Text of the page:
The Audience Will NOT React to Your Speech… And Why That’s OK

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When we first start speaking in public, we have a desire to be reassured by the audience.

We subconsciously look for positive reactions from the crowd to signal that we are doing a good job.

But if you think about, while this is understandable (we’re nervous and anxious and looking for reassurance), it’s unrealistic.

Just think about when you are sitting in an audience watching someone speak: do you nod vigorously and smile at them every other minute?

Of course not. If you are like most people, you just sit there staring blankly at them, until they finish.

This is the normal demeanor of most people. So prepare for that when you give your speech.

Don’t expect the audience to be jumping up and down singing your praises with every point you make. If they do, great. But don’t expect it.

Expect them to be quiet, respectful, and subdued.

If they are sitting quietly looking at you, that’s good. It means they are paying attention to you and are valuing what you are saying.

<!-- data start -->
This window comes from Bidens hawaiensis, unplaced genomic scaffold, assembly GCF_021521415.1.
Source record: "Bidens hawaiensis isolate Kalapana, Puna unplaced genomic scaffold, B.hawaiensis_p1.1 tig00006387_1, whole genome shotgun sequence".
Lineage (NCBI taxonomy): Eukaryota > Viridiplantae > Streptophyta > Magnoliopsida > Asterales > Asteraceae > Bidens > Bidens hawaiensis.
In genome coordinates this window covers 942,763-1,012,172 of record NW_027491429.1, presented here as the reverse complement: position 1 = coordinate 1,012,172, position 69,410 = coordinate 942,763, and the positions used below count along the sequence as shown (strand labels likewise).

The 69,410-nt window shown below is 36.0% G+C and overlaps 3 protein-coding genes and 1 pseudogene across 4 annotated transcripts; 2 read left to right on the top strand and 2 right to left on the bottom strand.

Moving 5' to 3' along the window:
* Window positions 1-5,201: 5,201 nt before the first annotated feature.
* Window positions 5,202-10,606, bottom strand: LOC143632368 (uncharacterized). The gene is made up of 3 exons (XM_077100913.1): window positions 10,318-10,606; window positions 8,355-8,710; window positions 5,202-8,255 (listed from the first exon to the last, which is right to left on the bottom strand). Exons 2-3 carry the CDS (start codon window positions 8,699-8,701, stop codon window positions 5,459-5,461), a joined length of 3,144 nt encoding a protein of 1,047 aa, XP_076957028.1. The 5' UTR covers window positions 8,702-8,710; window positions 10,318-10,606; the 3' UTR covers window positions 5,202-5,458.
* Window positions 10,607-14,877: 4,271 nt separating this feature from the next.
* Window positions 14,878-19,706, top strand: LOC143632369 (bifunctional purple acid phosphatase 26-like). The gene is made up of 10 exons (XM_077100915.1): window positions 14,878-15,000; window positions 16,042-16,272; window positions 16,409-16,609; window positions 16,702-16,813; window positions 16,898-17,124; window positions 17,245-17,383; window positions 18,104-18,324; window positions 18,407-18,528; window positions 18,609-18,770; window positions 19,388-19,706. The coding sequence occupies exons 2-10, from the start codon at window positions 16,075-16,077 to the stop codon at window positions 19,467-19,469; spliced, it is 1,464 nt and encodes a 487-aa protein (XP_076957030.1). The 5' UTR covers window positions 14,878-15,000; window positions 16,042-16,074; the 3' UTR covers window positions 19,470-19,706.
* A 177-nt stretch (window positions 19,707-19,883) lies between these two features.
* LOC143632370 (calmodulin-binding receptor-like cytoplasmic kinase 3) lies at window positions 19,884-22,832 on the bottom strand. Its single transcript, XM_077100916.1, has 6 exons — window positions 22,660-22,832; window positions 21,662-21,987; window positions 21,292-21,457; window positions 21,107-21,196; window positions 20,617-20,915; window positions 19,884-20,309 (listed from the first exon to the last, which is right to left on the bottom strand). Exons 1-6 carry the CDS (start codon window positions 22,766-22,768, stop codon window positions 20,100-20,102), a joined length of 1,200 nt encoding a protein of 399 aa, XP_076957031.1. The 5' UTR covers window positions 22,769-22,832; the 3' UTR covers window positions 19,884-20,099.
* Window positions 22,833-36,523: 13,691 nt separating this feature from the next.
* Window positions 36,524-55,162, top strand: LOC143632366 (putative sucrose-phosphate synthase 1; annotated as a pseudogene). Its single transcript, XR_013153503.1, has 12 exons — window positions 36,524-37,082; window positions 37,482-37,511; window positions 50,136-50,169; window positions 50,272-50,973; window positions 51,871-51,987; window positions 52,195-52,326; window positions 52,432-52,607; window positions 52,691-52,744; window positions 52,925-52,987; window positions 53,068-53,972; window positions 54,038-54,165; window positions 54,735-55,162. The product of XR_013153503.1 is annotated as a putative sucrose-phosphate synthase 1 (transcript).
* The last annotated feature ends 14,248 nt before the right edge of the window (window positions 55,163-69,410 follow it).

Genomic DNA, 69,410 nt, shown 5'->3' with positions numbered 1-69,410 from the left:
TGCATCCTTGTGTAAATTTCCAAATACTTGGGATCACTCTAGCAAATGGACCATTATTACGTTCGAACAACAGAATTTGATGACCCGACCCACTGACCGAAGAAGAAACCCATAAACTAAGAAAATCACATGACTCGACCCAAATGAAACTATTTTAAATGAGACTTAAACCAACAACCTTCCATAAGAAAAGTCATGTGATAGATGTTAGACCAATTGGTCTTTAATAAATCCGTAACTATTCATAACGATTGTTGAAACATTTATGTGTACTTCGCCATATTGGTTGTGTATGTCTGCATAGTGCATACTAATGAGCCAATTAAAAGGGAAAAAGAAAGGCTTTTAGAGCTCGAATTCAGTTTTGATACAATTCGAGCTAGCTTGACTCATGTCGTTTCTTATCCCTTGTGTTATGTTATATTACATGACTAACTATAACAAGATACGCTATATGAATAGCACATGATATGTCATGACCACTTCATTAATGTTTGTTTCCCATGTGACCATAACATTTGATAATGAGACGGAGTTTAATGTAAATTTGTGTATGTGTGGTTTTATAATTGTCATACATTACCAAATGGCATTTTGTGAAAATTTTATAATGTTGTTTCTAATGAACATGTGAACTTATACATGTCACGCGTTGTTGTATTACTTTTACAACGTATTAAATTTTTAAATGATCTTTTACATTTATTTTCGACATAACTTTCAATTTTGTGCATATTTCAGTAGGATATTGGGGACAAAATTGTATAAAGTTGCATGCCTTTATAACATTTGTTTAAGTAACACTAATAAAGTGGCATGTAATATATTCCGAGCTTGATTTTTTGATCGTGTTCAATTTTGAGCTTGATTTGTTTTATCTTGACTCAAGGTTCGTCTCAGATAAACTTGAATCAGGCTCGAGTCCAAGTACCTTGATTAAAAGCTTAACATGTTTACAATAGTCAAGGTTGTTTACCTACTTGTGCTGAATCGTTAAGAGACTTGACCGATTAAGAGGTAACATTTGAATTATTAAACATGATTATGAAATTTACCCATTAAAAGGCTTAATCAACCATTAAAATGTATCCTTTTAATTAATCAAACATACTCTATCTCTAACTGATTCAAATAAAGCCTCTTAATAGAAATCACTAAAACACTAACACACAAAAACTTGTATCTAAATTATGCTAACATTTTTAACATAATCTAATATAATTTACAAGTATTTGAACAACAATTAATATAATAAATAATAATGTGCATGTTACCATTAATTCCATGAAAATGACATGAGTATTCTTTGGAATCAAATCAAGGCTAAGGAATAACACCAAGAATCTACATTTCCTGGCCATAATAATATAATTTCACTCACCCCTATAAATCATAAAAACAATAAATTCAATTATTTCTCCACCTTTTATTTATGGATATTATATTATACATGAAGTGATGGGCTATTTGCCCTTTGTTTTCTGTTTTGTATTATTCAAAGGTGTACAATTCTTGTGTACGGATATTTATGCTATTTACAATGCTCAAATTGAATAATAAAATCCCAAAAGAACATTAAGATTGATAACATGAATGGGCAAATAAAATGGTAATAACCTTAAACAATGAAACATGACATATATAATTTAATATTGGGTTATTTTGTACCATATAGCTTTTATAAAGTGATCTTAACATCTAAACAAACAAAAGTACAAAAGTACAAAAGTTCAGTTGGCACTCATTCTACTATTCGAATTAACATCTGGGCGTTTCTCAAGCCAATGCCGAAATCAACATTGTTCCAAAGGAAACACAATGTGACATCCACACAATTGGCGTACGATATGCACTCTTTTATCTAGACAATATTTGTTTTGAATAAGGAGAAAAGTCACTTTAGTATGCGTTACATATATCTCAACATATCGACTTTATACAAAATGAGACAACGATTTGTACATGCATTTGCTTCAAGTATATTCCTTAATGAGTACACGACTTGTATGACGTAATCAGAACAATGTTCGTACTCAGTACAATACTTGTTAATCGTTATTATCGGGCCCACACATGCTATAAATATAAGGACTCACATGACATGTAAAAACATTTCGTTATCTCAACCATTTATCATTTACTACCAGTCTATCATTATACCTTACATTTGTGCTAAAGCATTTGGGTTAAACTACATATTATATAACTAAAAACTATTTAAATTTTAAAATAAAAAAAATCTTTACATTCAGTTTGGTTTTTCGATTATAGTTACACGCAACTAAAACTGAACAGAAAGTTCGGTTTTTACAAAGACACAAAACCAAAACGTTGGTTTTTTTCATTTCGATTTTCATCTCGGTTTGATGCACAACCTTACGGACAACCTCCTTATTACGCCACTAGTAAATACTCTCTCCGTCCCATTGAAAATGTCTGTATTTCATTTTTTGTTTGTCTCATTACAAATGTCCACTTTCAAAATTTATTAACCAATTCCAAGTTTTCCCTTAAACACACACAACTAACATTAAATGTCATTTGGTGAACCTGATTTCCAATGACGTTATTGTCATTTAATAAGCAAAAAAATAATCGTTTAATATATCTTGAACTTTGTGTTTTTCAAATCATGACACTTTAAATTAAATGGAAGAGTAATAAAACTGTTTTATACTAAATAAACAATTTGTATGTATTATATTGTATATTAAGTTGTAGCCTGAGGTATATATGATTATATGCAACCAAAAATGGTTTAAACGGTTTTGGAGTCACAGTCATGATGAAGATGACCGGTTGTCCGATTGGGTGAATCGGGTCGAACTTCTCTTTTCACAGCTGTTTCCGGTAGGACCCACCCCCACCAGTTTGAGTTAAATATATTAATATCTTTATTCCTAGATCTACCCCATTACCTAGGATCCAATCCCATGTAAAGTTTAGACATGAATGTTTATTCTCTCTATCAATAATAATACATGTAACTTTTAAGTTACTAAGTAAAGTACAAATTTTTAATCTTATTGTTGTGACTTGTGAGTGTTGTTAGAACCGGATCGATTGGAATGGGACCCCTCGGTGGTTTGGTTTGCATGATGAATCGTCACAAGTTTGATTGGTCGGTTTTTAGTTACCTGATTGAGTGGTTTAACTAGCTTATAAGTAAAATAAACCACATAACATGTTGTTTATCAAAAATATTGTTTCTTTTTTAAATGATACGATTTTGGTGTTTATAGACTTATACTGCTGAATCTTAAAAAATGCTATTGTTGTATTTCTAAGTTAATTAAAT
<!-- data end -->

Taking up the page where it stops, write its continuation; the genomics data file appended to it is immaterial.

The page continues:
From your perspective on stage or in the front of the room, they will seem stoic and unmoved, but don’t worry, they are paying attention.

There are few and rare exceptions to this rule:

  • They are taking notes (a good sign)
  • They are nodding their heads as you speak (a good sign)
  • They are laughing (a good sign)
  • They are turning away (probably a bad sign, although that person may just need to use the bathroom)
  • They are looking at their phone (neither good nor bad)
  • They are talking to each other (neither good nor bad, unless it’s excessive, in which case it’s bad)

Basically, if the audience as a whole is sitting still, with one or two people nodding or taking notes, and one or two others looking at their phone or whispering to someone else or turning away from you, you can assume you are doing well.

Ultimately, it’s pointless to worry about the audience’s reactions in the middle of your speech, unless you have the ability to quickly change your tone, bring up a new point or suddenly take the presentation in a new direction (which is a more advanced skill set).

For most people reading this, you can’t change their reactions, so just do the best you can in the moment and try to have a positive attitude.

Leave the analysis and preparation for before the speech, and after the speech. You can improve your speech and your style in rehearsal before, and in reflection after your speeches.

Justin Aquino